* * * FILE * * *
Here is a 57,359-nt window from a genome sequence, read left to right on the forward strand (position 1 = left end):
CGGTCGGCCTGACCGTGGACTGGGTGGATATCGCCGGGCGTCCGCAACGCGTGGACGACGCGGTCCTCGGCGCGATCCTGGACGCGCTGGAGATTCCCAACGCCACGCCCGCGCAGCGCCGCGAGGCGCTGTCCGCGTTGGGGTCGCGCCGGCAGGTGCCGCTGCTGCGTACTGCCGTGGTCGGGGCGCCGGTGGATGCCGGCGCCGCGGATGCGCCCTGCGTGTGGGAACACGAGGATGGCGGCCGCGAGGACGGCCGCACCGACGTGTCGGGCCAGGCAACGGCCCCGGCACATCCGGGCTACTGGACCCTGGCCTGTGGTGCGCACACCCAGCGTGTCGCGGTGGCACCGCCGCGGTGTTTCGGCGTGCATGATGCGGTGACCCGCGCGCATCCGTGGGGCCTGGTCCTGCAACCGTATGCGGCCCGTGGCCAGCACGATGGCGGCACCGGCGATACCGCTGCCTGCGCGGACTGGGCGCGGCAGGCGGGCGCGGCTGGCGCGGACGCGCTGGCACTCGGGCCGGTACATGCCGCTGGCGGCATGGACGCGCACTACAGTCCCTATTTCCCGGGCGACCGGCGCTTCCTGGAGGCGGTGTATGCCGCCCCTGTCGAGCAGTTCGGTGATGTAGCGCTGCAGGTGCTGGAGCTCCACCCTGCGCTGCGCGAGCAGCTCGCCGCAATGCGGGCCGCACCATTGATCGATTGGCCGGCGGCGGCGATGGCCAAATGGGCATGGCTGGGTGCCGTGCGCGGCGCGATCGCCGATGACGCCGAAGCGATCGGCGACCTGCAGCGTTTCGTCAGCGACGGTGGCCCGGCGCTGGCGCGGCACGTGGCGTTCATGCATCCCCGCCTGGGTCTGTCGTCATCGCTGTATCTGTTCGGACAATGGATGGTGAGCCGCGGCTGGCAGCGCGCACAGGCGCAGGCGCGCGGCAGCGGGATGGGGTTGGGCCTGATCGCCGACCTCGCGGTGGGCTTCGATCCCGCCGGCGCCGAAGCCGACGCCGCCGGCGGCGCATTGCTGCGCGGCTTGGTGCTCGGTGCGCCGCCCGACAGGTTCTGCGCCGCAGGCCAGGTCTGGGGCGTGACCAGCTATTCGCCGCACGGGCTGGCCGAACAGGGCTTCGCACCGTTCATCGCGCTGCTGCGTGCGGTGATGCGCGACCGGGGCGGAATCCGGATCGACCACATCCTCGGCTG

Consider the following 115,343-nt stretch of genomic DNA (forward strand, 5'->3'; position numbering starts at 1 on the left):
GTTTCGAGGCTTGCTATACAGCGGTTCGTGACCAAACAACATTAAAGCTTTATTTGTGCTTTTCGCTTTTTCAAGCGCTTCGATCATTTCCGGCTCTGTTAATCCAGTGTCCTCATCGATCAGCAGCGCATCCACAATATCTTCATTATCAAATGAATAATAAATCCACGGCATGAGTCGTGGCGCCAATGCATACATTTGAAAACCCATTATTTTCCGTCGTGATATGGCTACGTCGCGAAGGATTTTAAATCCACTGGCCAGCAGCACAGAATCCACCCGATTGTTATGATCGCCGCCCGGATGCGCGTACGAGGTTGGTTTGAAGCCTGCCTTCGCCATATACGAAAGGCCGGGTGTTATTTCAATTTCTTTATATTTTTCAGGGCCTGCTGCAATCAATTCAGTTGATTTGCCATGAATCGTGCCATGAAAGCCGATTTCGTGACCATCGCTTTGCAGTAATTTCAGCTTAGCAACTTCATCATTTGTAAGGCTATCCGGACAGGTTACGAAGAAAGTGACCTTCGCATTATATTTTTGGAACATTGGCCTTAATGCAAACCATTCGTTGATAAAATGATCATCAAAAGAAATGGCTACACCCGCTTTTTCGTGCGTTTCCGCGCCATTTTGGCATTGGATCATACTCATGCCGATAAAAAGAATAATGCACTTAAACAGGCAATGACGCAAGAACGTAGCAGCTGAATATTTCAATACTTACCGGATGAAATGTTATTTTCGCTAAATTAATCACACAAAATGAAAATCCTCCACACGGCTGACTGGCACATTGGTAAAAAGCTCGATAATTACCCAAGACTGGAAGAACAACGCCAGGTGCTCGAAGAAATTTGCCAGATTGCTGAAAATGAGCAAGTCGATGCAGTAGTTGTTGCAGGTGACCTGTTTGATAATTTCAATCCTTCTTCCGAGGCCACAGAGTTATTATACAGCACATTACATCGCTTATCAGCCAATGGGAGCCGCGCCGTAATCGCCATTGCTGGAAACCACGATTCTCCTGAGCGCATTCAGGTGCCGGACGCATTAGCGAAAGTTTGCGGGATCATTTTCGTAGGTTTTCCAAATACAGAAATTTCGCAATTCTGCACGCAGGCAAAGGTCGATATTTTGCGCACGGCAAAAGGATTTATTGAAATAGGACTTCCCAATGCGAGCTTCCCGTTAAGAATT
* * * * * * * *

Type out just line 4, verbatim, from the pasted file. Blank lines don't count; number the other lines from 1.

GTTTCGAGGCTTGCTATACAGCGGTTCGTGACCAAACAACATTAAAGCTTTATTTGTGCTTTTCGCTTTTTCAAGCGCTTCGATCATTTCCGGCTCTGTTAATCCAGTGTCCTCATCGATCAGCAGCGCATCCACAATATCTTCATTATCAAATGAATAATAAATCCACGGCATGAGTCGTGGCGCCAATGCATACATTTGAAAACCCATTATTTTCCGTCGTGATATGGCTACGTCGCGAAGGATTTTAAATCCACTGGCCAGCAGCACAGAATCCACCCGATTGTTATGATCGCCGCCCGGATGCGCGTACGAGGTTGGTTTGAAGCCTGCCTTCGCCATATACGAAAGGCCGGGTGTTATTTCAATTTCTTTATATTTTTCAGGGCCTGCTGCAATCAATTCAGTTGATTTGCCATGAATCGTGCCATGAAAGCCGATTTCGTGACCATCGCTTTGCAGTAATTTCAGCTTAGCAACTTCATCATTTGTAAGGCTATCCGGACAGGTTACGAAGAAAGTGACCTTCGCATTATATTTTTGGAACATTGGCCTTAATGCAAACCATTCGTTGATAAAATGATCATCAAAAGAAATGGCTACACCCGCTTTTTCGTGCGTTTCCGCGCCATTTTGGCATTGGATCATACTCATGCCGATAAAAAGAATAATGCACTTAAACAGGCAATGACGCAAGAACGTAGCAGCTGAATATTTCAATACTTACCGGATGAAATGTTATTTTCGCTAAATTAATCACACAAAATGAAAATCCTCCACACGGCTGACTGGCACATTGGTAAAAAGCTCGATAATTACCCAAGACTGGAAGAACAACGCCAGGTGCTCGAAGAAATTTGCCAGATTGCTGAAAATGAGCAAGTCGATGCAGTAGTTGTTGCAGGTGACCTGTTTGATAATTTCAATCCTTCTTCCGAGGCCACAGAGTTATTATACAGCACATTACATCGCTTATCAGCCAATGGGAGCCGCGCCGTAATCGCCATTGCTGGAAACCACGATTCTCCTGAGCGCATTCAGGTGCCGGACGCATTAGCGAAAGTTTGCGGGATCATTTTCGTAGGTTTTCCAAATACAGAAATTTCGCAATTCTGCACGCAGGCAAAGGTCGATATTTTGCGCACGGCAAAAGGATTTATTGAAATAGGACTTCCCAATGCGAGCTTCCCGTTAAGAATT